The tiny Jewish State has one of the top disaster relief teams in the world.”
The challenge of Tikkun Olam is our own responsibility for others and for our world. Our Jewish State knows how to rally around now and always. Today, more than ever before, we have among us worldwide circles of aid and assistance. It does not matter where you are or what language you speak, we all grew up on a set of common values. When we open our hearts to the world and give of ourselves to others we become part of a long tradition of charity and righteousness and leading by personal example part of the Jewish culture of Tikkun Olam. The State of Israel is totally dedicated to the idea that every person deserves the best medical treatment available; regardless of their nationality, religion, colour or gender. Many of my friends, both Jewish and non-Jewish, were deeply moved by the images of the Israeli field hospitals and search and rescue teams and asked why there is so little awareness and appreciation in the outside world for all the good that Israel does for the world.
The statistics are indeed impressive. On April 27th, just hours after the earthquake struck, our tiny Jewish state flew in five airplanes, including two Boeing 747’s, to both join the international aid effort and to bring home our own boys and girls. As Prime Minister Netanyahu stated:
“Israel is operating under two principals: Israel must help its own and that it has a responsibility to offer humanitarian assistance to Nepal and other countries around the world.”
The United Nations Office for the Coordination of Humanitarian Affairs reports that there are 365 medical personnel on the ground in Nepal. 122 are from the Israeli delegation. The fully equipped field hospitals including neo-natal units and search and rescue teams are part of the second largest contingent, after neighbouring India, of international humanitarian relief. By comparison, it took the United States until May 3rd to get feet on the ground. All through the days and nights, our soldiers have been working with their specially trained search and rescue dogs to locate casualties trapped in the rubble and our medical personal have been working tirelessly to save lives and bring new lives into this world. We remain determined to help the people affected by the Nepal earthquake.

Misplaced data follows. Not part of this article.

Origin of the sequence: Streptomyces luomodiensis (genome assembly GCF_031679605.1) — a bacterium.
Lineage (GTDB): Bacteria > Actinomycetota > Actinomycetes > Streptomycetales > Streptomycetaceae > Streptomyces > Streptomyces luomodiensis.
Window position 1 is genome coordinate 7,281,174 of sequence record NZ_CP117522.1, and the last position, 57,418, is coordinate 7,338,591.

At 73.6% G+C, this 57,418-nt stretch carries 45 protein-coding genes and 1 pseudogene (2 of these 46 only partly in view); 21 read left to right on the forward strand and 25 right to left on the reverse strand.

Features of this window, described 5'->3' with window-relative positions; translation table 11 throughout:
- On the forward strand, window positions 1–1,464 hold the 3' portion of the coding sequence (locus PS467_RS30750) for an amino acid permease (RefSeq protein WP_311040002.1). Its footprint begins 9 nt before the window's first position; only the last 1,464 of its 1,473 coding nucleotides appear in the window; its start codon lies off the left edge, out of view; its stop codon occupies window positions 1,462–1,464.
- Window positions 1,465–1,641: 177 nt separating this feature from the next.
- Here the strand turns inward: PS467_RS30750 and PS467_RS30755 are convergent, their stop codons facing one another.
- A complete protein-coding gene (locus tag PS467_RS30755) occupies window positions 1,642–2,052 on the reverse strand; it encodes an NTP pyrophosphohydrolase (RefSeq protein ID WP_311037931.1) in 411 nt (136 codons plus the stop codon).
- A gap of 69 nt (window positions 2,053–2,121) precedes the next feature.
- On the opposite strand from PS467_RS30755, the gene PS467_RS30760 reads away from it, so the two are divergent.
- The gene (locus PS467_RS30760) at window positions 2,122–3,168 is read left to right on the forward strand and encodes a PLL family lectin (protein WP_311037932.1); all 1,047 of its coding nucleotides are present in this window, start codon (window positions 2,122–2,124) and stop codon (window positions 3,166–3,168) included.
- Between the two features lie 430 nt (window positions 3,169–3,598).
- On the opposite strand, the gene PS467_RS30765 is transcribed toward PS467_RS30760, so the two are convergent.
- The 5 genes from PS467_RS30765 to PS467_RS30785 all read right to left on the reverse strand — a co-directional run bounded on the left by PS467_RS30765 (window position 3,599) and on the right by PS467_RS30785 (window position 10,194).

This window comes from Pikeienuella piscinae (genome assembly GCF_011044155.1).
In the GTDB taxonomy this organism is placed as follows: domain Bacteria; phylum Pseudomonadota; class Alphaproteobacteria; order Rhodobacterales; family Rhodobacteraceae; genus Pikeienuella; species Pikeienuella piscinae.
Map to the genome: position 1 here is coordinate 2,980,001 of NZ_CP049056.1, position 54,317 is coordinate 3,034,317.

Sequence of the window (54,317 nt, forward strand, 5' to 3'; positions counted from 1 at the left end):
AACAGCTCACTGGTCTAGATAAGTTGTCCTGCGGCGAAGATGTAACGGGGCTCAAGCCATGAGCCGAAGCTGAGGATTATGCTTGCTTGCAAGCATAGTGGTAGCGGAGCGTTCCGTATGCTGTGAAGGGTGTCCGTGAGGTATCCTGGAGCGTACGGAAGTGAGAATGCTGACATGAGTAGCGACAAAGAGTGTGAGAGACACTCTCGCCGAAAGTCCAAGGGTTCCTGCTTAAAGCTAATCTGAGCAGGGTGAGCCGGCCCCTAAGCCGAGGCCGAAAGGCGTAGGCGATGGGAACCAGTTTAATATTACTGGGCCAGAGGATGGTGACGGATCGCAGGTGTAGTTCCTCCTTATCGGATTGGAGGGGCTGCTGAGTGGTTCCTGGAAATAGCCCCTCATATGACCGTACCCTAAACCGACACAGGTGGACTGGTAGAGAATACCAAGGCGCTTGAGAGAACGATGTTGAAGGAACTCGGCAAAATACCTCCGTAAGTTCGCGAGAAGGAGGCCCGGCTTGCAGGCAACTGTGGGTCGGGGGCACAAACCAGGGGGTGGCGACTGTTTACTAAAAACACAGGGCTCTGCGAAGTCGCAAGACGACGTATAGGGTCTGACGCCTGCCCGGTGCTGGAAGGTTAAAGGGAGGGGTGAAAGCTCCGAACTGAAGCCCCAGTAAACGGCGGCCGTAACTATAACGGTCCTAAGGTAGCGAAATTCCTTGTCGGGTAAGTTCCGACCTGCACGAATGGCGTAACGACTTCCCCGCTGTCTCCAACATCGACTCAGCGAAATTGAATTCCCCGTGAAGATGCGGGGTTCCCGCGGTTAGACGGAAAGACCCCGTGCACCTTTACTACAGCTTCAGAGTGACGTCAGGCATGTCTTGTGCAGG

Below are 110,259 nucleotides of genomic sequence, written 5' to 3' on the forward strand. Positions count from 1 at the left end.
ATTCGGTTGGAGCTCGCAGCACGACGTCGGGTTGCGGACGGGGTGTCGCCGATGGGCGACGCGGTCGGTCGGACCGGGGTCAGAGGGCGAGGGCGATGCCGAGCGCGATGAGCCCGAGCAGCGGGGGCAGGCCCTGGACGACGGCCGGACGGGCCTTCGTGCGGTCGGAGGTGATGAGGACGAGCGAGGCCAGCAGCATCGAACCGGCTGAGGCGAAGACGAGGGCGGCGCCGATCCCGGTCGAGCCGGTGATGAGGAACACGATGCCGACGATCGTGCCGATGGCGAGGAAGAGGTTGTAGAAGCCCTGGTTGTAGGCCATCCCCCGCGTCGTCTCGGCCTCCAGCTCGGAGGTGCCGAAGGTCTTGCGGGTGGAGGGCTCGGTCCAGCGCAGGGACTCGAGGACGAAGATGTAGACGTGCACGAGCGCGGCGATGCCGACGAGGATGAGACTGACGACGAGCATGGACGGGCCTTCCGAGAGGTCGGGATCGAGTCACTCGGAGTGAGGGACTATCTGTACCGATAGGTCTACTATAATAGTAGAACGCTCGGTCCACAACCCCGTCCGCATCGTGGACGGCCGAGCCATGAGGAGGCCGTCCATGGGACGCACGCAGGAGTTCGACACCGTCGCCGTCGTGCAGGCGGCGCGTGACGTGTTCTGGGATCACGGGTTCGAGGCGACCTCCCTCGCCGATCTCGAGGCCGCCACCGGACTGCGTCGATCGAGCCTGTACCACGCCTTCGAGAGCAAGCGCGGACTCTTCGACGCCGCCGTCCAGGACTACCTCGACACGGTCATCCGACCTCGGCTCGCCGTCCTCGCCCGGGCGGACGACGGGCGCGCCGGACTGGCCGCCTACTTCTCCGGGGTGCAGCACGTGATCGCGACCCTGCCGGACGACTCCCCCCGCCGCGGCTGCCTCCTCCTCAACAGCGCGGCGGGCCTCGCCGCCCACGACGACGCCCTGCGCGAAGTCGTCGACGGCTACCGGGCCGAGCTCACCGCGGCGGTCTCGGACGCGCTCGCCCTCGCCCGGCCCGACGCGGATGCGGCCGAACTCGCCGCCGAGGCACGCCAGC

Daniel Gordis succinctly summed it up when he stated that, in addition to striving for the benefit our own citizens,
This country has become a country, with all of its imperfections, that sees as part of its purpose as looking out for other people.”
Israel did not go to Nepal in a desperate effort to win “brownie points” from the international community or to gain a public image coup. As Times of Israel blogger Haviv Rettig Gur noted in his column,
“The IDF doesn’t go to Nepal to avoid the Palestinian issue. It goes because Israelis have honed emergency medicine into an art form, and because the IDF has never quite shed its founding culture of adventurousness, and, above all, because there are people out there who desperately need help.” Major Zehava Deutsch, a nurse on the IDF medical team, added, “I think it’s in our genes.”
My Australian friends at the Zionist Federation of Australia drolly noted that we are just waiting for the UN to issue a statement condemning Israel for the “disproportionate” response to the incident and call on them cease the “excessive” use of resources and expertise.
Our thoughts and prayers are with the people of Nepal, who have suffered greatly. Israel will continue to provide aid and assistance to all those who need help, because it is the right thing to do. Together, we will overcome the darkness, and rebuild for a brighter future.
Dedicated to the IDF service of, and in memory of 22-year-old Or Asraf z”l